A descriptive analysis of relations between parents' self-reported smoking behavior and infants' daily exposure to environmental tobacco smoke

Kehl, Doris; Thyrian, Jochen R.; Lüdemann, Jan; Nauck, Matthias; John, Ulrich
January 2010
BMC Public Health;2010, Vol. 10 Issue 1, p424
Academic Journal
Background: The aims of the present study were to examine relations between parents' self-reported smoking behavior and infants' daily exposure to environmental tobacco smoke, as assessed by urinary cotinine-to-creatinine ratio (CCR), and to describe the CCR over seven days among infants at home. Methods: A convenience sample of 27 households was drawn. Each household had to have at least one daily tobacco smoker and one child up to three years of age. Over a seven-day period, urine samples were obtained from the child daily. To examine relations between parents' self-reported smoking and infants' daily CCR, generalized estimating equation (GEE) analysis was used. Results: The data revealed that infants from households with indoor smoking had higher CCRs than infants in households with outdoor smoking. CCRs were higher in girls than in boys. Older infants had lower CCRs than younger infants. Smoking outside the home versus inside the home, infant's gender, and infants' age accounted for 68% of the variance in CCR in a GEE data analysis model. No increase or decrease of CCR over time was found. Conclusion: The findings suggest that parents' self-reported smoking indoors at home versus outdoors is predictive of CCR among infants three and younger. Higher CCR concentrations in girls' urine need further examination. Furthermore, significant fluctuations in daily CCR were not apparent in infants over a seven-day time period.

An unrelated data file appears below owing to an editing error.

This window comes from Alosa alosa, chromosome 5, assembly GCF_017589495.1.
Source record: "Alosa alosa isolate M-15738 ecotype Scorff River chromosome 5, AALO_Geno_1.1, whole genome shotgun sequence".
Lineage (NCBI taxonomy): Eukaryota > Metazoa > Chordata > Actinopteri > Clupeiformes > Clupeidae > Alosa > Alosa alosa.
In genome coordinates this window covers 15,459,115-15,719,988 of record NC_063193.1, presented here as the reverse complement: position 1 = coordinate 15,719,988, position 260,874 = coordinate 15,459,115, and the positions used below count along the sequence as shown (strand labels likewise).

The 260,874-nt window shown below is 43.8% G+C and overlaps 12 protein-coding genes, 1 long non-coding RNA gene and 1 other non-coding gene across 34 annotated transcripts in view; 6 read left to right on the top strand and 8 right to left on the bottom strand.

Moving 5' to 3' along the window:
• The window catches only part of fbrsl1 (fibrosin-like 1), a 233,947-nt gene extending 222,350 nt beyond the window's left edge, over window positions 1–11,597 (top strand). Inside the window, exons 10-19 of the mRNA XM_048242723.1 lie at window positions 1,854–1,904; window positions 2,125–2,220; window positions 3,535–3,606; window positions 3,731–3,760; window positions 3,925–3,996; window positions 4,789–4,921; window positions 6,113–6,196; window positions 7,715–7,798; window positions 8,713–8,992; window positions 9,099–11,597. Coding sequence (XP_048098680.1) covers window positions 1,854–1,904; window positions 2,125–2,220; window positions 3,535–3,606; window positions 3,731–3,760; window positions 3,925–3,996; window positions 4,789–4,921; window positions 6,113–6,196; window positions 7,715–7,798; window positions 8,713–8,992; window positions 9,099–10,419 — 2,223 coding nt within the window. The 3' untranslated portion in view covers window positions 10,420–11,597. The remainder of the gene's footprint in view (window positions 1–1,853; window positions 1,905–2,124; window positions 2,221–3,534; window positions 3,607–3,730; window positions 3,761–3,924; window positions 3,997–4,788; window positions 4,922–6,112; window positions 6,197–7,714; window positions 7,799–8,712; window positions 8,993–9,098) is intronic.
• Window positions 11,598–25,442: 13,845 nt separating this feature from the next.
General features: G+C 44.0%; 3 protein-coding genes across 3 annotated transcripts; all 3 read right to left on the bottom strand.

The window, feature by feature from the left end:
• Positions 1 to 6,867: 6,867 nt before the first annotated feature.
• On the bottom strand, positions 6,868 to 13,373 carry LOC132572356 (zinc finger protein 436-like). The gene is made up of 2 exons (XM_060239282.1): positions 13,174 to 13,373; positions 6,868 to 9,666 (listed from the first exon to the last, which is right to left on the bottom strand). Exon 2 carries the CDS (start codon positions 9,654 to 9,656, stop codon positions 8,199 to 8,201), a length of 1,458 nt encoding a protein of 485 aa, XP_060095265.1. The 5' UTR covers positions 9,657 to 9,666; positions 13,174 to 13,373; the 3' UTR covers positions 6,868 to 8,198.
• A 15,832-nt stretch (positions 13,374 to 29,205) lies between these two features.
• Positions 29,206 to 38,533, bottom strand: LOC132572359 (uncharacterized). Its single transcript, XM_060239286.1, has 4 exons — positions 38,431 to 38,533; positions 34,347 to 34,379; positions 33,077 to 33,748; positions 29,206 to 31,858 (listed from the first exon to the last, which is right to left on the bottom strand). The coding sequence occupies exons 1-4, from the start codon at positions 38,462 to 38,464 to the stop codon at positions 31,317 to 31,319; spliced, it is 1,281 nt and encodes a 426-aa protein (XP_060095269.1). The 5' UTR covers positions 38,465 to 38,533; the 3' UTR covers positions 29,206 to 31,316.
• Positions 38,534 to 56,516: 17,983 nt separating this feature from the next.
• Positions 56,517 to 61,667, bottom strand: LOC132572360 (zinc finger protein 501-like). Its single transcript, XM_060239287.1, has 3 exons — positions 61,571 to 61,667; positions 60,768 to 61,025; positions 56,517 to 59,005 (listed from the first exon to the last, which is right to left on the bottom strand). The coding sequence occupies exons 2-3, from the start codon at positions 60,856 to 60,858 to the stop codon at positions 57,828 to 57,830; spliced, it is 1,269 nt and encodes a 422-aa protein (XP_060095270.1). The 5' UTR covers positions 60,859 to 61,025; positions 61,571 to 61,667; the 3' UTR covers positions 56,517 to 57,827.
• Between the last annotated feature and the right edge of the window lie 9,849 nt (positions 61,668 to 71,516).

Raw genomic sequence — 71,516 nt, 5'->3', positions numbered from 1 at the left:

Related Articles

  • The Deadly Cigarette.  // America;7/27/1929, Vol. 41 Issue 16, p365 

    The author reflects on the attacks on tobacco smoking. The author states that the advocates against tobacco are now basing their claims on science. The author contends that the reported dangers of cigarettes to babies makes the advertisements of cigarettes a murderous campaign. The author argues...

  • Environmental tobacco smoke exposure in children: parental perception of smokiness at home and other factors associated with urinary cotinine in preschool children. Jurado, Dolores; Muñoz, Carmen; Luna, Juan De Dios; Fernández-Crehuet, Milagros // Journal of Exposure Analysis & Environmental Epidemiology;Jul2004, Vol. 14 Issue 4, p330 

    Parental smoking behavior at home and sociodemographic variables may influence exposure to environmental tobacco smoke (ETS) in children. A sample of 115 preschool children aged 3-6 years was enrolled in this study. ETS exposure was evaluated through a questionnaire about parents' smoking...

  • Still smoking - just like grandad.  // Commercial Motor;7/5/2007, Vol. 205 Issue 5236, p15 

    The author offers perspectives about the smoking ban that was enforced in Great Britain on July 1, 2007. Although there is a ban, the author decided to keep on smoking, especially that the company he works for has been assigning smoking drivers to smokers' truck. He likes smoking, and he...